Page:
Burbank officials this week said plans by the state's pension agency for public employees to increase employer contributions will sting in the short term, but "is a good thing" for the city's long-term financial health.
The California Public Employees' Retirement System, or CalPERS, last week approved new policies that will increase employer contributions in an effort to fully fund the system within 30 years. That means median contribution rates for public safety and miscellaneous plans could increase by 34% and 36%, respectively, over 10 years, according to CalPERS.
"It's a good thing what CalPERS is doing, being able to address the lack of funding for the pension program," said Burbank Financial Services Director Cindy Giraldo. But, she added, "it does equate to short-term pain for cities."
Officials won't know exactly how much pain will be incurred until November. But because the city has been fiscally conservative in the past, "I believe we're going to fare much better than other cities," Giraldo said.
The public pension giant administers retirement benefits for more than 1.6 million current and retired employees and their families.
Burbank's employee plans, depending on the union, are between 75% and 82% funded, which is above the state average, Giraldo said.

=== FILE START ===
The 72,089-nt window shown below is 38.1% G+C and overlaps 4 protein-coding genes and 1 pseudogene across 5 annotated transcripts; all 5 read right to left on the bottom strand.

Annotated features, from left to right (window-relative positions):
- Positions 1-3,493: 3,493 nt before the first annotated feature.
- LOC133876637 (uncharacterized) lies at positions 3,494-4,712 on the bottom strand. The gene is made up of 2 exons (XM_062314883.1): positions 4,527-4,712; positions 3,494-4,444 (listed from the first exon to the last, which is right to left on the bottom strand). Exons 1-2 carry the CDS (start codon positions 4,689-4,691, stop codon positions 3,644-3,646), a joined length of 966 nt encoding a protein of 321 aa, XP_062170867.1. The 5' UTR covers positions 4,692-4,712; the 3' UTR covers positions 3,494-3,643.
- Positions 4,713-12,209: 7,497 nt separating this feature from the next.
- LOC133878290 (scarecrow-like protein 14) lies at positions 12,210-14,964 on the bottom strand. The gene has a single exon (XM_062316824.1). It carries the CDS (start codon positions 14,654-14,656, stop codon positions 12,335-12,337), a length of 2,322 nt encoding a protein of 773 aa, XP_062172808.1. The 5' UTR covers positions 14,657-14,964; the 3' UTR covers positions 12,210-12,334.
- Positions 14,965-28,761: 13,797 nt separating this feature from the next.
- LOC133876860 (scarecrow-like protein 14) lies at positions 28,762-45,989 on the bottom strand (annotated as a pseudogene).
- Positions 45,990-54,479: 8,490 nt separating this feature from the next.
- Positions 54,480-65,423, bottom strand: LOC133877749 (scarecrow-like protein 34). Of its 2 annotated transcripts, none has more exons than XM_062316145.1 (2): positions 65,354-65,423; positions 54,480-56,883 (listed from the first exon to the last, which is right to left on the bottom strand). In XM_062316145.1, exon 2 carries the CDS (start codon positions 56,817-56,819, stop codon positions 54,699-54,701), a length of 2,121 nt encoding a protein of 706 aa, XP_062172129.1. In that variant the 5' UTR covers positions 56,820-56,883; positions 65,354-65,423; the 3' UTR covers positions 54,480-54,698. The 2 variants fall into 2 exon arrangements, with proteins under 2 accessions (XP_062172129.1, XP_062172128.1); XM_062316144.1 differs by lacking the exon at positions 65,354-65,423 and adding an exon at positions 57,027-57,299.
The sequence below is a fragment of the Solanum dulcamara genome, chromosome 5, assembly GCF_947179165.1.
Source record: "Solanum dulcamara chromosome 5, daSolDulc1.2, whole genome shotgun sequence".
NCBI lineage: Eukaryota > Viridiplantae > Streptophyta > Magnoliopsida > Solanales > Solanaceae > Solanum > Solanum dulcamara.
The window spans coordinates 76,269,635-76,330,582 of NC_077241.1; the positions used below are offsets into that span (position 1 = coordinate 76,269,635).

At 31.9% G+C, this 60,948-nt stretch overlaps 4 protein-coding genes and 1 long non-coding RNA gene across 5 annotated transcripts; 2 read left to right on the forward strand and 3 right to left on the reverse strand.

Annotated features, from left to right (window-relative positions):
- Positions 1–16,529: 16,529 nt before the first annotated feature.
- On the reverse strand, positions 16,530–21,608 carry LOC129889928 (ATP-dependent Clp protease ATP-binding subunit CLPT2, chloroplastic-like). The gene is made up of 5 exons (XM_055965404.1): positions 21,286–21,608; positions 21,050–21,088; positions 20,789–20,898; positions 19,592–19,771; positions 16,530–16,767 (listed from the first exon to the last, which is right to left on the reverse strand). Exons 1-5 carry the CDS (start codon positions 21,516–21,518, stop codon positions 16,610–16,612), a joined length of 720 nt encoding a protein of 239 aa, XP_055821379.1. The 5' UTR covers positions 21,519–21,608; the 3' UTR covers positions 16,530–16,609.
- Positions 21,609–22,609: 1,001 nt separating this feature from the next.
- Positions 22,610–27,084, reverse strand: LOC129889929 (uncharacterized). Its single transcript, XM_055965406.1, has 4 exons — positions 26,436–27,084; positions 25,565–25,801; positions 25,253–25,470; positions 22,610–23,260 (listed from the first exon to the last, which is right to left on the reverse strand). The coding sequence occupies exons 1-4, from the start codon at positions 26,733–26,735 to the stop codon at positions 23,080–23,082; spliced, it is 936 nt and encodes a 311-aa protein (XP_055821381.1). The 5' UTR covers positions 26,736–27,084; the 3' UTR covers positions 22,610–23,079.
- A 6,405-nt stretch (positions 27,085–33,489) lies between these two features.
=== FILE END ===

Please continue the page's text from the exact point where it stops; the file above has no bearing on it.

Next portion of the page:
As of last year, state and local agencies in the system were about 70% funded, according to CalPERS.
"The city of Burbank has always been conservative with its financial policies," Giraldo said. Last year, the city's pension tab reached $26.5 million.
Since the new method won't kick in until 2015, "we do have time to progressively absorb the impact," Giraldo said.
The city's unfunded pension liability, or the shortfall when comparing the obligation to employees and retirees to the value of the city's assets held with CalPERS, is $252 million.
Paying that down is important for the city's fiscal stability, Giraldo said.
"You don't want to burden the next generation with the cost of pensions that are being earned today," she said.
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